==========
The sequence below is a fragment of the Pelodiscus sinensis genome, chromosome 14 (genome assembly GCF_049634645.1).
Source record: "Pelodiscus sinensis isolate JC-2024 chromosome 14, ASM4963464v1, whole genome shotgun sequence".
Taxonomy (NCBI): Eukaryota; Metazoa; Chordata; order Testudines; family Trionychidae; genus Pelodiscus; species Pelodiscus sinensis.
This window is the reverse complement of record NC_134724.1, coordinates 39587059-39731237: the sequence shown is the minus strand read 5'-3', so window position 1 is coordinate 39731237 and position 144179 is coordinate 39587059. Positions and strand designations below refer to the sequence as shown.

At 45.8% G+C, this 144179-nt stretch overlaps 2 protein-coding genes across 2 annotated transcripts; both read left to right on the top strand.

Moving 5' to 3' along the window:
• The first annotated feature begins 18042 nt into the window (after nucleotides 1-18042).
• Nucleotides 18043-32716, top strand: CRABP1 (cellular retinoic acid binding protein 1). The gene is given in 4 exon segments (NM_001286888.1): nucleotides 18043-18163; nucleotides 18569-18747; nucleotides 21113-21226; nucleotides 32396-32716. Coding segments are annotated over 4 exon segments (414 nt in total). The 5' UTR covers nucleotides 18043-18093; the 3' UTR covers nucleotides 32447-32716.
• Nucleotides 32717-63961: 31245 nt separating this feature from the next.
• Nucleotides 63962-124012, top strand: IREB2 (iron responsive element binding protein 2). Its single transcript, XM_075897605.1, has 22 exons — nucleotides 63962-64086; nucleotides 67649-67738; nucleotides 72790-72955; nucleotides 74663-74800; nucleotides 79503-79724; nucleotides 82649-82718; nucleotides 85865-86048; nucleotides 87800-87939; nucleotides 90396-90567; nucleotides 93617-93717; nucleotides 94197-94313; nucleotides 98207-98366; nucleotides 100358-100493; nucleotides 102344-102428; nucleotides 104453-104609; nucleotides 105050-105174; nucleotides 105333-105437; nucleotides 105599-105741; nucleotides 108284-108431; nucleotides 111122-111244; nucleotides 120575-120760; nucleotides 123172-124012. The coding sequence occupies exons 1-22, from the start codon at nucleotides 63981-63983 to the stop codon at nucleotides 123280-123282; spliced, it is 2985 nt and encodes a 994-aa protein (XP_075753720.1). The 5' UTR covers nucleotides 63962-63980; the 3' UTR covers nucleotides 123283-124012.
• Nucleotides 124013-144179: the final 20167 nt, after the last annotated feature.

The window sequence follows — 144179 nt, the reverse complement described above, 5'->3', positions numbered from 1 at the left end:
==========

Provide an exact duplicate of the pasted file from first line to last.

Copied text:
The sequence below is a fragment of the Pelodiscus sinensis genome, chromosome 14 (genome assembly GCF_049634645.1).
Source record: "Pelodiscus sinensis isolate JC-2024 chromosome 14, ASM4963464v1, whole genome shotgun sequence".
Taxonomy (NCBI): Eukaryota; Metazoa; Chordata; order Testudines; family Trionychidae; genus Pelodiscus; species Pelodiscus sinensis.
This window is the reverse complement of record NC_134724.1, coordinates 39587059-39731237: the sequence shown is the minus strand read 5'-3', so window position 1 is coordinate 39731237 and position 144179 is coordinate 39587059. Positions and strand designations below refer to the sequence as shown.

At 45.8% G+C, this 144179-nt stretch overlaps 2 protein-coding genes across 2 annotated transcripts; both read left to right on the top strand.

Moving 5' to 3' along the window:
• The first annotated feature begins 18042 nt into the window (after nucleotides 1-18042).
• Nucleotides 18043-32716, top strand: CRABP1 (cellular retinoic acid binding protein 1). The gene is given in 4 exon segments (NM_001286888.1): nucleotides 18043-18163; nucleotides 18569-18747; nucleotides 21113-21226; nucleotides 32396-32716. Coding segments are annotated over 4 exon segments (414 nt in total). The 5' UTR covers nucleotides 18043-18093; the 3' UTR covers nucleotides 32447-32716.
• Nucleotides 32717-63961: 31245 nt separating this feature from the next.
• Nucleotides 63962-124012, top strand: IREB2 (iron responsive element binding protein 2). Its single transcript, XM_075897605.1, has 22 exons — nucleotides 63962-64086; nucleotides 67649-67738; nucleotides 72790-72955; nucleotides 74663-74800; nucleotides 79503-79724; nucleotides 82649-82718; nucleotides 85865-86048; nucleotides 87800-87939; nucleotides 90396-90567; nucleotides 93617-93717; nucleotides 94197-94313; nucleotides 98207-98366; nucleotides 100358-100493; nucleotides 102344-102428; nucleotides 104453-104609; nucleotides 105050-105174; nucleotides 105333-105437; nucleotides 105599-105741; nucleotides 108284-108431; nucleotides 111122-111244; nucleotides 120575-120760; nucleotides 123172-124012. The coding sequence occupies exons 1-22, from the start codon at nucleotides 63981-63983 to the stop codon at nucleotides 123280-123282; spliced, it is 2985 nt and encodes a 994-aa protein (XP_075753720.1). The 5' UTR covers nucleotides 63962-63980; the 3' UTR covers nucleotides 123283-124012.
• Nucleotides 124013-144179: the final 20167 nt, after the last annotated feature.

The window sequence follows — 144179 nt, the reverse complement described above, 5'->3', positions numbered from 1 at the left end: